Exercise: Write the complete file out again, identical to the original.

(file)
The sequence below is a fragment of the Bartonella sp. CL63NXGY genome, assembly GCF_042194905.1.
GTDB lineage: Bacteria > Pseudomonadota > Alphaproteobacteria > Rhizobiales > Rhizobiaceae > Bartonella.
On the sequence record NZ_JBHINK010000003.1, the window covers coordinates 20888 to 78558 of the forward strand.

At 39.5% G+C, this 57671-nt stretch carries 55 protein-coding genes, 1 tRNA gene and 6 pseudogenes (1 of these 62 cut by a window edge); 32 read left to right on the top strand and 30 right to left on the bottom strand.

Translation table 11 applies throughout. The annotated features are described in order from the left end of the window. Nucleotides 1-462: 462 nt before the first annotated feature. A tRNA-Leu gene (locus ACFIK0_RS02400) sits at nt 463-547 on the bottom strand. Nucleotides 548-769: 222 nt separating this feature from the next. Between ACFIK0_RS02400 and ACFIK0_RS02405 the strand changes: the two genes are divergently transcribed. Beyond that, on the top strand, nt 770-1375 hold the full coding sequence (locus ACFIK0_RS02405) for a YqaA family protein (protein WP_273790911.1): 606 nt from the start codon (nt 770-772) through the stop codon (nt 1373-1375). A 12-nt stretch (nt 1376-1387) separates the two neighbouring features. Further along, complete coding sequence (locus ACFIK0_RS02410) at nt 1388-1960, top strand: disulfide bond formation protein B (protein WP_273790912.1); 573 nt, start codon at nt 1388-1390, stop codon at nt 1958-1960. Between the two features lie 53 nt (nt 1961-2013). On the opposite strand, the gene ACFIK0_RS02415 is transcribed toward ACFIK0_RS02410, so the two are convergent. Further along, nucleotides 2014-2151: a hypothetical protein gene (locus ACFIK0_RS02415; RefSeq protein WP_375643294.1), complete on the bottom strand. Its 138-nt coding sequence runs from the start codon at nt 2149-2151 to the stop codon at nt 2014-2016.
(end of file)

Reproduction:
The sequence below is a fragment of the Bartonella sp. CL63NXGY genome, assembly GCF_042194905.1.
GTDB lineage: Bacteria > Pseudomonadota > Alphaproteobacteria > Rhizobiales > Rhizobiaceae > Bartonella.
On the sequence record NZ_JBHINK010000003.1, the window covers coordinates 20888 to 78558 of the forward strand.

At 39.5% G+C, this 57671-nt stretch carries 55 protein-coding genes, 1 tRNA gene and 6 pseudogenes (1 of these 62 cut by a window edge); 32 read left to right on the top strand and 30 right to left on the bottom strand.

Translation table 11 applies throughout. The annotated features are described in order from the left end of the window. Nucleotides 1-462: 462 nt before the first annotated feature. A tRNA-Leu gene (locus ACFIK0_RS02400) sits at nt 463-547 on the bottom strand. Nucleotides 548-769: 222 nt separating this feature from the next. Between ACFIK0_RS02400 and ACFIK0_RS02405 the strand changes: the two genes are divergently transcribed. Beyond that, on the top strand, nt 770-1375 hold the full coding sequence (locus ACFIK0_RS02405) for a YqaA family protein (protein WP_273790911.1): 606 nt from the start codon (nt 770-772) through the stop codon (nt 1373-1375). A 12-nt stretch (nt 1376-1387) separates the two neighbouring features. Further along, complete coding sequence (locus ACFIK0_RS02410) at nt 1388-1960, top strand: disulfide bond formation protein B (protein WP_273790912.1); 573 nt, start codon at nt 1388-1390, stop codon at nt 1958-1960. Between the two features lie 53 nt (nt 1961-2013). On the opposite strand, the gene ACFIK0_RS02415 is transcribed toward ACFIK0_RS02410, so the two are convergent. Further along, nucleotides 2014-2151: a hypothetical protein gene (locus ACFIK0_RS02415; RefSeq protein WP_375643294.1), complete on the bottom strand. Its 138-nt coding sequence runs from the start codon at nt 2149-2151 to the stop codon at nt 2014-2016.